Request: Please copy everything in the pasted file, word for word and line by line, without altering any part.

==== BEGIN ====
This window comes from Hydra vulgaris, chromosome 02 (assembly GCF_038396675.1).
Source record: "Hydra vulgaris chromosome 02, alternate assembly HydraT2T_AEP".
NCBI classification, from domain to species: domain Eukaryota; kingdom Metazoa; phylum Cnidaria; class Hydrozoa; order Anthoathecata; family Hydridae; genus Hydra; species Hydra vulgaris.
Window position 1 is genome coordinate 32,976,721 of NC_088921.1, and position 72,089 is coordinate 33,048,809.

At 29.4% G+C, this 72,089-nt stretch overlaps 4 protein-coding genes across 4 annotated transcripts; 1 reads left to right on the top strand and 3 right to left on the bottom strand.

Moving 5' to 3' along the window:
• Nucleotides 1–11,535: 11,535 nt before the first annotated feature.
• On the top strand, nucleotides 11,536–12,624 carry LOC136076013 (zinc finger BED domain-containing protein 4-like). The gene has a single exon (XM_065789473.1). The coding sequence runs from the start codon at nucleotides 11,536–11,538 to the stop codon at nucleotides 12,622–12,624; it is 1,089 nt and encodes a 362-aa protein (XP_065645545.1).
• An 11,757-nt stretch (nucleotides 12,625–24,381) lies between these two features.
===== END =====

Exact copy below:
This window comes from Hydra vulgaris, chromosome 02 (assembly GCF_038396675.1).
Source record: "Hydra vulgaris chromosome 02, alternate assembly HydraT2T_AEP".
NCBI classification, from domain to species: domain Eukaryota; kingdom Metazoa; phylum Cnidaria; class Hydrozoa; order Anthoathecata; family Hydridae; genus Hydra; species Hydra vulgaris.
Window position 1 is genome coordinate 32,976,721 of NC_088921.1, and position 72,089 is coordinate 33,048,809.

At 29.4% G+C, this 72,089-nt stretch overlaps 4 protein-coding genes across 4 annotated transcripts; 1 reads left to right on the top strand and 3 right to left on the bottom strand.

Moving 5' to 3' along the window:
• Nucleotides 1–11,535: 11,535 nt before the first annotated feature.
• On the top strand, nucleotides 11,536–12,624 carry LOC136076013 (zinc finger BED domain-containing protein 4-like). The gene has a single exon (XM_065789473.1). The coding sequence runs from the start codon at nucleotides 11,536–11,538 to the stop codon at nucleotides 12,622–12,624; it is 1,089 nt and encodes a 362-aa protein (XP_065645545.1).
• An 11,757-nt stretch (nucleotides 12,625–24,381) lies between these two features.